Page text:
3 doctors weighed in:

Which types of tummy aches are signs of gallstones?

3 doctors weighed in
Dr. Traci Buxton
Family Medicine
1 doctor agrees

In brief: Severe, stabbing

Classic symptoms of gallbladder pain are sharp, intermittent pain in the right upper portion of your abdomen in the area of your liver which get worse after you eat.
If you are having these types of pains for more than a half hour or so, or are having severe nausea, vomiting, chest pain or bleeding from your bowel, please see your doctor.

In brief: Severe, stabbing

Classic symptoms of gallbladder pain are sharp, intermittent pain in the right upper portion of your abdomen in the area of your liver which get worse after you eat.
If you are having these types of pains for more than a half hour or so, or are having severe nausea, vomiting, chest pain or bleeding from your bowel, please see your doctor.
Dr. Traci Buxton
Dr. Traci Buxton
Thank
Dr. Chris Oh
Internal Medicine
1 doctor agrees

In brief: Right upper pain

Typical gallstone pain is located in the right upper quadrant of the abdomen.
Usually it is worse after eating a fatty meal. An ultrasound of the abdomen should be able to tell if you have gallstones.

In brief: Right upper pain

Typical gallstone pain is located in the right upper quadrant of the abdomen.
Usually it is worse after eating a fatty meal. An ultrasound of the abdomen should be able to tell if you have gallstones.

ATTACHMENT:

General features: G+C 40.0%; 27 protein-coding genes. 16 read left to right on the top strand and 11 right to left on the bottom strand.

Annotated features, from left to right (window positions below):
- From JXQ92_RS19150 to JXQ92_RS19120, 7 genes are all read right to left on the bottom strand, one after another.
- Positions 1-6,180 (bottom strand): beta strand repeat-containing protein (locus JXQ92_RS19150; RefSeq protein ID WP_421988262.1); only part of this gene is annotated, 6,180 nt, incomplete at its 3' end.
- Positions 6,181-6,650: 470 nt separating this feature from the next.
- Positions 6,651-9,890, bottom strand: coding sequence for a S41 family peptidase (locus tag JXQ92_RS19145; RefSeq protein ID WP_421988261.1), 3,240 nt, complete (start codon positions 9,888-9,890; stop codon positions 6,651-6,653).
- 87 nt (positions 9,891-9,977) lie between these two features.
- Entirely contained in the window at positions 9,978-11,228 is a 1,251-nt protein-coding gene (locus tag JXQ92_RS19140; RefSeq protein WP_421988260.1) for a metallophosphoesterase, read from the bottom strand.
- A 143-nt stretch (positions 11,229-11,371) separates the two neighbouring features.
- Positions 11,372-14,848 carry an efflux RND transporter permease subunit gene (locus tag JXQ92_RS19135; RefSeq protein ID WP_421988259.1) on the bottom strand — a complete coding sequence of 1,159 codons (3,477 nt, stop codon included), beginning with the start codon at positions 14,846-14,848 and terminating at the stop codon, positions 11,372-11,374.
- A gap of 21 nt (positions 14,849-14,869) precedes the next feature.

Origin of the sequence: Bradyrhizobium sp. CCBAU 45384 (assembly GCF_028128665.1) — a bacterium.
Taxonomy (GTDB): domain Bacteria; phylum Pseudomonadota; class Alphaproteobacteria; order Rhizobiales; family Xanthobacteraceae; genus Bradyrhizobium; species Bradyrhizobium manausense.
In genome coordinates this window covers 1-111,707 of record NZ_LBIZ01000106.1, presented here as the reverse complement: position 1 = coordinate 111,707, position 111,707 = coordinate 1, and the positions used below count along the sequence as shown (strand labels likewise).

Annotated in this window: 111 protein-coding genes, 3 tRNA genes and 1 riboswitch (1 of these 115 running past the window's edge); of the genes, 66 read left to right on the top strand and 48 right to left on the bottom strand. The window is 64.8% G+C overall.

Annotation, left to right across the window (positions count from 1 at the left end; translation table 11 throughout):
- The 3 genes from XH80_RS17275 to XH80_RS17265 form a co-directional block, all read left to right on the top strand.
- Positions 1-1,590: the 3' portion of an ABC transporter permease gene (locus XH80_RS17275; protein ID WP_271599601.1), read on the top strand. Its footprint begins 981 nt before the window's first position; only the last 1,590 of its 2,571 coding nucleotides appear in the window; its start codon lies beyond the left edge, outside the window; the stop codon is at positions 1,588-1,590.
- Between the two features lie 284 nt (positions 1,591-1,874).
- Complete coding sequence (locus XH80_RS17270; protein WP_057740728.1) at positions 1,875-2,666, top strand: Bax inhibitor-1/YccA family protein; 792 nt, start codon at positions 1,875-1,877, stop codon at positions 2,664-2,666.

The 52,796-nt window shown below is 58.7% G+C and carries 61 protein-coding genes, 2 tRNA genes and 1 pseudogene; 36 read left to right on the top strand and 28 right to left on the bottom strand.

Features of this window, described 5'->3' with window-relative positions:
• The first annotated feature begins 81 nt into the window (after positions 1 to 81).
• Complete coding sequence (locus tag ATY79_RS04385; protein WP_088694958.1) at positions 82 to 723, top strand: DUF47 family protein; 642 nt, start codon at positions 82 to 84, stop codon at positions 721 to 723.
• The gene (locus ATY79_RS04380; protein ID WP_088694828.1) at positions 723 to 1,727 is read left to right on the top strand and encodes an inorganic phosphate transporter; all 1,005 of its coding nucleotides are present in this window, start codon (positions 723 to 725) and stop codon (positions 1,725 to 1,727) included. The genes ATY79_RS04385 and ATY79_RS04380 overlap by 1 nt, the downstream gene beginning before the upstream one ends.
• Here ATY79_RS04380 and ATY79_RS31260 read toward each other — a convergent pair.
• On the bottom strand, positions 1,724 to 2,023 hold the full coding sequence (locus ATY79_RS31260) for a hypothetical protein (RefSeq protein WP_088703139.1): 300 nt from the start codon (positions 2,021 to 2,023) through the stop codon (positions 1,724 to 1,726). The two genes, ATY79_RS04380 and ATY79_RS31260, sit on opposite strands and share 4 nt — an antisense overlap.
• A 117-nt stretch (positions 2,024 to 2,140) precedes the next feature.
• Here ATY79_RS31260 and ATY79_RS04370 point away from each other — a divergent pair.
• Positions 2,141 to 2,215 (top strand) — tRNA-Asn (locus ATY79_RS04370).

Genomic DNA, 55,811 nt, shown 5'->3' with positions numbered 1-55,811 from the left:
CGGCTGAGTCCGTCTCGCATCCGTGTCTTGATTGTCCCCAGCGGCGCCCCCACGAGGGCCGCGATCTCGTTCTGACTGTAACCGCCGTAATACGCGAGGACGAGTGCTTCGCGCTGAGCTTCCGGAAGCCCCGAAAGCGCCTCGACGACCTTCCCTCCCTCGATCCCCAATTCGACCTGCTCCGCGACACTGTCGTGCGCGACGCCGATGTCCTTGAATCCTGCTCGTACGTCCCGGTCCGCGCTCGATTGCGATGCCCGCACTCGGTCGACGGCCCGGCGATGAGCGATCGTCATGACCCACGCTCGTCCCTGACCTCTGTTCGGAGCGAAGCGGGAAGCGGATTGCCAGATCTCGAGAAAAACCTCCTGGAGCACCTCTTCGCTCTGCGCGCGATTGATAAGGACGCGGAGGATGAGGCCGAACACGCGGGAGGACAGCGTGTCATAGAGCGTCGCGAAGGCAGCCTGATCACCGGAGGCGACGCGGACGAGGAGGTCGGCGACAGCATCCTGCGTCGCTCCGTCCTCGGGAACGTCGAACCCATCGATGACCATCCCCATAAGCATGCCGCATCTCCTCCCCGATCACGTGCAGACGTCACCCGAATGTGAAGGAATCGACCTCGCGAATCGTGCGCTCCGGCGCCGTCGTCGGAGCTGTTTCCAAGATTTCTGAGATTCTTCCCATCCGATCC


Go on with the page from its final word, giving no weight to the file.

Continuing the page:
Dr. Chris Oh
Dr. Chris Oh
Thank
Dr. Barry Rosen
Surgery

In brief: RUQ ABD PAIN

A gallbladder attack is characterized by right- or middle upper abdominal pain (severe, pressure-like, noncramping, nonburning) that typically lasts for an hour or two.
Associated symptoms include nausea+/-vomiting+/-chills. The pain often radiates around into the back and/or shoulder. Attacks are often precipitated by fatty or fried food intake, although middle-of-the-night attacks are common.

In brief: RUQ ABD PAIN

A gallbladder attack is characterized by right- or middle upper abdominal pain (severe, pressure-like, noncramping, nonburning) that typically lasts for an hour or two.
Associated symptoms include nausea+/-vomiting+/-chills. The pain often radiates around into the back and/or shoulder. Attacks are often precipitated by fatty or fried food intake, although middle-of-the-night attacks are common.
Dr. Barry Rosen
Dr. Barry Rosen
Thank
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